By Pierpont Salle. Ceramic Tile. Published at Friday, May 24th, 2019 - 23:54:37 PM.
For plywood subfloors, be sure that the wood is at least 1 and 1/8 inches thick and is supported by an equally strong underlayment. Otherwise, your ceramic tiles will dislodge easily, or worse, break and need replacing. Concrete floors are the most ideal subfloor surface to work with. But before you can start installing ceramic tile flooring over it, it must be cleaned thoroughly. For dust and other debris, sweep and then mop your concrete subfloor surface, and allow it to dry completely. Smooth concrete surfaces must be rough sanded just like vinyl floors to allow the tiling mortar some grip. You can begin window-shopping and canvassing for ceramic tiles once you have the space or area estimated. Ceramic floor tiles come in a variety of prices, shapes, textures and styles. Pick a tile type that's within your price range and ask to see it in what a palette of colors. The most common ceramic tile size is one square foot. But ceramic tiles may come in a wide array of sizes; from one inch, to two feet.
The kind of ornamentation of the ceramic tile is important too. For a ceramic countertop or tabletop, the tiles should be flat. For a backsplash the tiles can have low relief but high relief will be difficult to clean and is not generally advised. Fireplaces, murals, mosaics and facades can be either flat, have low relief or high relief and low fire glazes are OK in these applications. Be careful though with areas that will get much use, such as around a fireplace where logs will be placed or fireplace tools will be used. Low fire tiles and glazes can crack or chip much more easily than stoneware and high fire glazes. Also, if it is an area that will require frequent cleaning, high relief may prove troublesome.
Flooring presents other challenges, and opportunities. Clearly floor tiles must be durable so high fire stoneware is the best choice. Any kind of relief is not advised as uneven surfaces can be difficult to walk on, especially for the aged. An additional consideration with flooring tiles is slickness. A glossy glaze on a floor is not recommended. A heavily textured glaze or a matte glaze is best. Outdoor use in cold climates demands high fired tiles and dependable glazes, especially if on horizontal surfaces. Low fire and even porous tiles can be used outdoors in cold climates if on or in a vertical surface. But you are still better off with a frost proof tile in cold climates.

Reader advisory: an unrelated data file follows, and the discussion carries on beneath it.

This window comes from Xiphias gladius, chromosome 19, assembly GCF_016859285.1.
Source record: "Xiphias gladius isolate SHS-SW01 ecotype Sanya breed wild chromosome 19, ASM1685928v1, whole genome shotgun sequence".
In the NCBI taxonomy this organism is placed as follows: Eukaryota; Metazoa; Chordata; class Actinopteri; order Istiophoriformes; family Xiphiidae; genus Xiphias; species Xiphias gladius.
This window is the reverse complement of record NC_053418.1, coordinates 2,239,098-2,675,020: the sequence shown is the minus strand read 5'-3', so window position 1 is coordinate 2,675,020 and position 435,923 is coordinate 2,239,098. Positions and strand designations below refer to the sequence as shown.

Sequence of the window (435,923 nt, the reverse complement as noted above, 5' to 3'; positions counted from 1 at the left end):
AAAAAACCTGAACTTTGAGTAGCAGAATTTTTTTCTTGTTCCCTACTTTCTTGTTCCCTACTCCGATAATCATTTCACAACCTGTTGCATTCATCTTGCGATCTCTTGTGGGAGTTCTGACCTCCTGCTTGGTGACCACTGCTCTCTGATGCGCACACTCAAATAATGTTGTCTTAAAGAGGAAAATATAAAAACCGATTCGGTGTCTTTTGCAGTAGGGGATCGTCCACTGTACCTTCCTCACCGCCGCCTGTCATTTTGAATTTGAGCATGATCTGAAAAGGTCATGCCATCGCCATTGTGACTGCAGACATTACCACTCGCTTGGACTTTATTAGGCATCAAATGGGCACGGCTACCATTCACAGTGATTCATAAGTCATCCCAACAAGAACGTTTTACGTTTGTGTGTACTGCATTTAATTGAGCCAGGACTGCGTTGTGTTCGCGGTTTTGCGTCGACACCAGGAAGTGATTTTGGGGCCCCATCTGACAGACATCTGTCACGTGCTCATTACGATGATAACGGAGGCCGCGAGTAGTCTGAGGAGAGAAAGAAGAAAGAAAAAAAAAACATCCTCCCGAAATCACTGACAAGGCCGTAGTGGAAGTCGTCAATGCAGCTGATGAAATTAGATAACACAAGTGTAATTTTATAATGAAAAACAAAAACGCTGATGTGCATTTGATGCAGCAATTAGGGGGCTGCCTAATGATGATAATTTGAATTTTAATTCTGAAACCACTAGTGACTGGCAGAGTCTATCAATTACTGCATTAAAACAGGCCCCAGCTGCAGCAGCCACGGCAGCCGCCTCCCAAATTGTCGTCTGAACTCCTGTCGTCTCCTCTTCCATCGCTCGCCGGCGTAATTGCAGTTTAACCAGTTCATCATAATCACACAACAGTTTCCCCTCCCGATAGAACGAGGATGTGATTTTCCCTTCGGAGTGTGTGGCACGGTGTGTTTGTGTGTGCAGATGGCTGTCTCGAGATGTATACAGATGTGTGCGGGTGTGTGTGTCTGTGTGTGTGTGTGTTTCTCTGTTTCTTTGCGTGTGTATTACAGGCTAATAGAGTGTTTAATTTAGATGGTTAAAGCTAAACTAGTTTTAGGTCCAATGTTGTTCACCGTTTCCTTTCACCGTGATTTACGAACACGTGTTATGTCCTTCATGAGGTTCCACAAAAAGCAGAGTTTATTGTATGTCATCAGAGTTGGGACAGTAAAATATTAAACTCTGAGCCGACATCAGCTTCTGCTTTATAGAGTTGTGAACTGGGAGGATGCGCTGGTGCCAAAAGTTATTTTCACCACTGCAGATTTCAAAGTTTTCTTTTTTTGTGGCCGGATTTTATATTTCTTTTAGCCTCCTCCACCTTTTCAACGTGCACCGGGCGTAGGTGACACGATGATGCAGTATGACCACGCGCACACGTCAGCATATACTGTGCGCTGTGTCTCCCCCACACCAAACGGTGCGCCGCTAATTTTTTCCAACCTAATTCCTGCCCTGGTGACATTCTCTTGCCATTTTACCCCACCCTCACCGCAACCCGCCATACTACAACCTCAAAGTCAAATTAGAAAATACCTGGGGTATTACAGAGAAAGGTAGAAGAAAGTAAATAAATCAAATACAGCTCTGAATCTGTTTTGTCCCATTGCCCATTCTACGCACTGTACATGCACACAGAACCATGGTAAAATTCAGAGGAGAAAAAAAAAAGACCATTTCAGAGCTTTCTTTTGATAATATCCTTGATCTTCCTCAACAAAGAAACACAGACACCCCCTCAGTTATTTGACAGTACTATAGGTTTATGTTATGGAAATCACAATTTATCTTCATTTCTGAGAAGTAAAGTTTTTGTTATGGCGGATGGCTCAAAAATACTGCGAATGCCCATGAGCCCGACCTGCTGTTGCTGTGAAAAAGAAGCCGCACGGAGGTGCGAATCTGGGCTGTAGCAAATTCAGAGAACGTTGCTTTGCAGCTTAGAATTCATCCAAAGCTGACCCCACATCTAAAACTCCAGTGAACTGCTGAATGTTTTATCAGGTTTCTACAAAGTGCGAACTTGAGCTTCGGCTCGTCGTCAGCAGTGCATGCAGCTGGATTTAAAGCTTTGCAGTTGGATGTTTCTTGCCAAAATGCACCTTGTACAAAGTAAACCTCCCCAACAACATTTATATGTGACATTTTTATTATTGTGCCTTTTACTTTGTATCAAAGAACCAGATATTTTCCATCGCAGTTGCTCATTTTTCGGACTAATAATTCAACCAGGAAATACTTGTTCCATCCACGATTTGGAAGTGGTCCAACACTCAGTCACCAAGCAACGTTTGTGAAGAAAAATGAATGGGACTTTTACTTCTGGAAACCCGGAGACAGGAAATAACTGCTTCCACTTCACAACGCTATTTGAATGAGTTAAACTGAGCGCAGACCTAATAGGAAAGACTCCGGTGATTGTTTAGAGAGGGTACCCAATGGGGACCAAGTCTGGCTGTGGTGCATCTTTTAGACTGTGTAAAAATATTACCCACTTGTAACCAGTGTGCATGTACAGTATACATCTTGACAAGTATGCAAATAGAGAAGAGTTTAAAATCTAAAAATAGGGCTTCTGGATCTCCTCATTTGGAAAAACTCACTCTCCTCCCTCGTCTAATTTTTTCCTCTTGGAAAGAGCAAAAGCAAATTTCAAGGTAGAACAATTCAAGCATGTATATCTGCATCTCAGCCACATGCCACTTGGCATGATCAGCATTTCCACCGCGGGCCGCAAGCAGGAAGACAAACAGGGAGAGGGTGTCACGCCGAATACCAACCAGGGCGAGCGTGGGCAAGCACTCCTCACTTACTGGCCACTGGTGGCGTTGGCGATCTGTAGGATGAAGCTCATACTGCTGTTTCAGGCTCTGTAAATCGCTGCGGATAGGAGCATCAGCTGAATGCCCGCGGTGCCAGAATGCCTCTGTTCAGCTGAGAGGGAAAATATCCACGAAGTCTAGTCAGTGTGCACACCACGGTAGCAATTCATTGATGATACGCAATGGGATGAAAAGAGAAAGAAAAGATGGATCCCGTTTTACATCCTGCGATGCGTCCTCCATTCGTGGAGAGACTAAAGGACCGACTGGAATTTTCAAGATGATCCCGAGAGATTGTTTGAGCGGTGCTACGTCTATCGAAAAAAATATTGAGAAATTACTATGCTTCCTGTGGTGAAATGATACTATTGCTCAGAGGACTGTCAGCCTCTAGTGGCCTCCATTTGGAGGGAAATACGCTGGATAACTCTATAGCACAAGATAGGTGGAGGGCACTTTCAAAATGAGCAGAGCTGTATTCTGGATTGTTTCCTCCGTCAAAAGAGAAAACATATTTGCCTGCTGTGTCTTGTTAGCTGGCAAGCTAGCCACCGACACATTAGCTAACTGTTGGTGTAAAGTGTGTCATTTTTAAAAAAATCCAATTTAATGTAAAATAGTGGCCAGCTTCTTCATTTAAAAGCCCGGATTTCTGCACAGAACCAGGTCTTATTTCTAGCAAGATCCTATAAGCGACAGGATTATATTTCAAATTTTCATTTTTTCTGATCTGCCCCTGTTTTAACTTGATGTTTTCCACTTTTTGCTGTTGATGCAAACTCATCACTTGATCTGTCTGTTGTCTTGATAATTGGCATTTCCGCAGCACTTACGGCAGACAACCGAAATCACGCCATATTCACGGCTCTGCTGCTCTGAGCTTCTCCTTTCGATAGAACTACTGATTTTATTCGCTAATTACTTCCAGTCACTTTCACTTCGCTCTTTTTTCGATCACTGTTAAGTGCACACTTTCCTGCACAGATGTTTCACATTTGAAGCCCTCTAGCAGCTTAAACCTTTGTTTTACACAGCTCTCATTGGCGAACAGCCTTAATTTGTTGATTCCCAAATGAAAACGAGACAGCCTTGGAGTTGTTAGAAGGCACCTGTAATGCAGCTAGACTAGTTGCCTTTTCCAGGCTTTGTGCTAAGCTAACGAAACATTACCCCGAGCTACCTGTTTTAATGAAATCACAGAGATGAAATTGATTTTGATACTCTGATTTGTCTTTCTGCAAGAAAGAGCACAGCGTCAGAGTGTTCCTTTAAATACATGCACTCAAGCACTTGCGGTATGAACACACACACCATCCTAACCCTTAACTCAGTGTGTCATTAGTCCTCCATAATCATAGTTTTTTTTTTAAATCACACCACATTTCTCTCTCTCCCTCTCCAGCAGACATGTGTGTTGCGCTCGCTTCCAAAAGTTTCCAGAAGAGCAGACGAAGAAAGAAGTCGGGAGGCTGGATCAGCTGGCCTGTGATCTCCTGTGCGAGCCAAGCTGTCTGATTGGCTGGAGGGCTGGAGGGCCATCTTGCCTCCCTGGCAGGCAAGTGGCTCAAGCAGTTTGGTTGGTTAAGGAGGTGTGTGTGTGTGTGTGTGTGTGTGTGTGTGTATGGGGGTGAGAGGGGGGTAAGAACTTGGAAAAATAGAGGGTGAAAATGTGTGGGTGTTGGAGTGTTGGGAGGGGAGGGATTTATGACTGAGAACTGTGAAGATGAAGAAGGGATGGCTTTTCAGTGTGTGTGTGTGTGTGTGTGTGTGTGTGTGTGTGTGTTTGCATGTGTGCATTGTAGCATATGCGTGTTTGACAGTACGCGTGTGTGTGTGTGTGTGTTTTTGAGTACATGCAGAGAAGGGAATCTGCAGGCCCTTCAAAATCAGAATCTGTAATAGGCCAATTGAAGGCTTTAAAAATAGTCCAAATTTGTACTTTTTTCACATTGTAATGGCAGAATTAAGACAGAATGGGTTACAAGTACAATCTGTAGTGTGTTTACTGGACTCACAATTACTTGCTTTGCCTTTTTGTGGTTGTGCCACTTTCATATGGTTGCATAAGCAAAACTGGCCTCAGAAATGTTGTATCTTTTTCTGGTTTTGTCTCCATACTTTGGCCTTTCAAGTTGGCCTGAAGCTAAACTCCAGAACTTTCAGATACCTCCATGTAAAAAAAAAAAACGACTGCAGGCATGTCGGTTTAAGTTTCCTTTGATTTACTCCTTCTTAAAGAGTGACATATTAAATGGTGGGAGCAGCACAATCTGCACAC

Keep Your Tools Ready – The first thing to do is to make sure that the tools you will use are ready at hand. These tools should include basic carpentry tools like an accurate measuring tape, a carpenter's square and a bubble level. You should also be prepared with the tiles and all you need to space them and put them together: tile spaces, a tile cutter, a trowel, and a putty knife. Then you must get your adhesives ready: tile bonding material, thin set mortar or tile adhesive, the sealant, the grout and a rubber grout float. Also you must make sure that you are wearing work clothes or overalls, glasses and heavy-duty gloves for safety.
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